Centripetal Networks filed a reply brief in support of its petition in Centripetal Networks, Inc. v. Cisco Systems, Inc., a case concerning judicial disqualification. The petition presented the following question: “Whether placing stock in a blind trust satisfies §455(f)[indicating when judicial disqualification is not required]—and, if not, whether placing trivial amounts of stock in a blind trust, in lieu of selling it outright, constitutes harmless error.”
In response, Cisco Systems argued that, “even were the Court contemplating engaging in splitless and factbound error correction, there would be nothing to correct.” Cisco Systems maintained that “Section 455(f)’s plain text makes clear that placing stock in a purported ‘blind trust’ does not amount to ‘divest[ing]’ it.” Divestment, according to Cisco Systems, “requires that the judge (or his or her family member) be deprived or dispossessed of ‘ownership of’ the disqualifying interest.” Here, it argued, the judge’s wife “still had ownership” of the stock and thus disqualification was required. It also maintained the Federal Circuit’s application of the Liljeberg factors (offering guidance on how courts should make a “harmless error” determination) was “correct in light of the highly unusual facts of this case” and does not warrant further review.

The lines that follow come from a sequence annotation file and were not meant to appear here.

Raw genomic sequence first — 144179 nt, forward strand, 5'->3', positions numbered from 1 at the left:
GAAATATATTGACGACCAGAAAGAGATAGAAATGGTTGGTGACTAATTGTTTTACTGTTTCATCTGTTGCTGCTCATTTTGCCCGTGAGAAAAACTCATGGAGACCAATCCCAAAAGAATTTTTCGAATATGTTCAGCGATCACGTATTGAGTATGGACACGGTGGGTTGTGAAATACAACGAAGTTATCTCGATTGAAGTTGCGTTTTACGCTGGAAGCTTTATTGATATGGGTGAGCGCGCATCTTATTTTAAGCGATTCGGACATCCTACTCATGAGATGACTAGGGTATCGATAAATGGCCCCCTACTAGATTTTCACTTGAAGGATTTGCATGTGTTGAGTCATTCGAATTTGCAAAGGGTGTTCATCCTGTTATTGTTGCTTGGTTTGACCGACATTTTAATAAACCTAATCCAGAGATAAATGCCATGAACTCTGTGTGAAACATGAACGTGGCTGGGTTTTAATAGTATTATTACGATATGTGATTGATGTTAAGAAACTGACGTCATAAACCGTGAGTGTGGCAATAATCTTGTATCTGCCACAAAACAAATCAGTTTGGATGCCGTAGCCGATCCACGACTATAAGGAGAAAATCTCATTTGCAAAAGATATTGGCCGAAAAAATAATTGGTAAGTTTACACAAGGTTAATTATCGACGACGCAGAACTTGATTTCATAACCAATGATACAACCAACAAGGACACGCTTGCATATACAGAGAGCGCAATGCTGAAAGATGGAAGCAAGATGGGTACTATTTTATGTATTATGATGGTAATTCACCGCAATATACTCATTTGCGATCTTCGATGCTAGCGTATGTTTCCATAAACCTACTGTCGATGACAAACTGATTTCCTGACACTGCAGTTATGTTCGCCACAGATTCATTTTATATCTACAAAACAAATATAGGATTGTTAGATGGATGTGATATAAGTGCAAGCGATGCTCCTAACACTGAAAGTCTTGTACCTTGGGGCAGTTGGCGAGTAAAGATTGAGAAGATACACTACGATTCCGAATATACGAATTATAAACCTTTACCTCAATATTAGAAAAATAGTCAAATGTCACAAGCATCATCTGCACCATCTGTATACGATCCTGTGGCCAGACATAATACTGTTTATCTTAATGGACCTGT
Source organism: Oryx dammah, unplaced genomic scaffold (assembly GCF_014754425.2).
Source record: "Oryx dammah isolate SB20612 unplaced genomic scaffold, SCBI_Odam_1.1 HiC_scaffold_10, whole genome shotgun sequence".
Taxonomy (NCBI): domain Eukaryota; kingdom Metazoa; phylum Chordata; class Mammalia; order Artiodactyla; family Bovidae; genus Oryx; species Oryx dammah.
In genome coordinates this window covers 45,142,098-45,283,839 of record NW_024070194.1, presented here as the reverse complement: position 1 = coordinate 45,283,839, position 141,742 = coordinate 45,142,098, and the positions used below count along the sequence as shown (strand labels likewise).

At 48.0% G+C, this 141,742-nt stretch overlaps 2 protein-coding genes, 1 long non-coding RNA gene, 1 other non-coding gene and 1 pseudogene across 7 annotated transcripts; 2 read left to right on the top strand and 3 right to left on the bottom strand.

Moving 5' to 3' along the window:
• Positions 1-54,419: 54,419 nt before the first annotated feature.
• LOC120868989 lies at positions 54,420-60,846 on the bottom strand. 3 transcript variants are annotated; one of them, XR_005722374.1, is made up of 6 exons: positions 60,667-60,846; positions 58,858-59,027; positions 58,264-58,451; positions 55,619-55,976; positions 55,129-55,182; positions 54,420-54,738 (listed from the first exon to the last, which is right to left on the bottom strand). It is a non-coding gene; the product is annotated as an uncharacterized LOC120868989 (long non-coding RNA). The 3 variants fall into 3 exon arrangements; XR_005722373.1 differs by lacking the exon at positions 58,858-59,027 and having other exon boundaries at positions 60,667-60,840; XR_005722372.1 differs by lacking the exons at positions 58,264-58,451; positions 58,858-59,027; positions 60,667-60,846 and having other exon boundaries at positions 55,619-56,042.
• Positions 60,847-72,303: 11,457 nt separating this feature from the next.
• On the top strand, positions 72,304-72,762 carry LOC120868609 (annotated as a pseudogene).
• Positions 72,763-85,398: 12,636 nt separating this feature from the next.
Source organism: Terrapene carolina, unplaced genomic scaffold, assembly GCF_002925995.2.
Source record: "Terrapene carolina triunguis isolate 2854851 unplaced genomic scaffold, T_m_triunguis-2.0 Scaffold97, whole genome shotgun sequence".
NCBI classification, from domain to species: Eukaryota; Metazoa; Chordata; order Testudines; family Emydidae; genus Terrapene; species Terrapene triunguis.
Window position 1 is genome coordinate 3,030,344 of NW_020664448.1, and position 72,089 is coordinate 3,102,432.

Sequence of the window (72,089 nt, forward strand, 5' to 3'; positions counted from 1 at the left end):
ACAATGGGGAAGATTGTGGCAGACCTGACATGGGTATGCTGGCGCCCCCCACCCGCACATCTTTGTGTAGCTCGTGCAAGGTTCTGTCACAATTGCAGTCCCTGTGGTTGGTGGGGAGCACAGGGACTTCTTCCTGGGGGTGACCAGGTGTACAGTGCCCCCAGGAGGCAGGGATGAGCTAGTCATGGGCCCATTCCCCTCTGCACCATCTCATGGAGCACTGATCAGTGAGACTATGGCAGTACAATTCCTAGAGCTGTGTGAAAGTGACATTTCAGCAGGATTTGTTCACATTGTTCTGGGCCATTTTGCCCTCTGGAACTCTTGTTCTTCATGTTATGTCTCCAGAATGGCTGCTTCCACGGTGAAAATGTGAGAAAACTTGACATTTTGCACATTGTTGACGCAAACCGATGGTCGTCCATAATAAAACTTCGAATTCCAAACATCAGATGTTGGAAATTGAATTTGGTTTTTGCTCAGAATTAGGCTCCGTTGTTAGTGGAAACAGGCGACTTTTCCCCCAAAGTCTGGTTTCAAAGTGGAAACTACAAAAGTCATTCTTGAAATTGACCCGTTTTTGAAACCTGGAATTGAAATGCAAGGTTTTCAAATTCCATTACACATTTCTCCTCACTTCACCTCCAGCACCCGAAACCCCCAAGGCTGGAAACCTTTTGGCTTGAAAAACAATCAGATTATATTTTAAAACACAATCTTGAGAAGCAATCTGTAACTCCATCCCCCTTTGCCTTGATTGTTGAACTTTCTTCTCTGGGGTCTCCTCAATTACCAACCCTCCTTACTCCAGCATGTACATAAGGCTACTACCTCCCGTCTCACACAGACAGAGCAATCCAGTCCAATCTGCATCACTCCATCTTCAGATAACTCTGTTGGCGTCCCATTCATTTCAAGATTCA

Now, in reply, Centripetal argues that Cisco “misdescribes the Federal Circuit’s opinion.” It maintains that, “[i]f selling stock outright is the only way to comply with §455(f), then Congress unwittingly created a Catch-22, as employing §455(f)’s divestiture-by-selling option would create an appearance-of-impropriety problem, triggering the need to ‘disqualify.’” According to Centripetal, “[i]f the only two potential options for complying with §455(f) . . . are divesting stock into a blind trust or giving it away, then the decision below foreclosing the first option cannot be correct.” Alternatively, Centripetal argues, the Federal Circuit’s decision “effectively nullifies Liljeberg.” Centripetal maintains that, under Liljeberg, “vacatur for non-recusal is appropriate only where the failure to recuse affected the parties’ rights and where vacatur would promote justice and public perception.” According to Centripetal, “[n]either is true here.” Centripetal contends that “there is no denying the importance of this case” and urges the Court to grant review.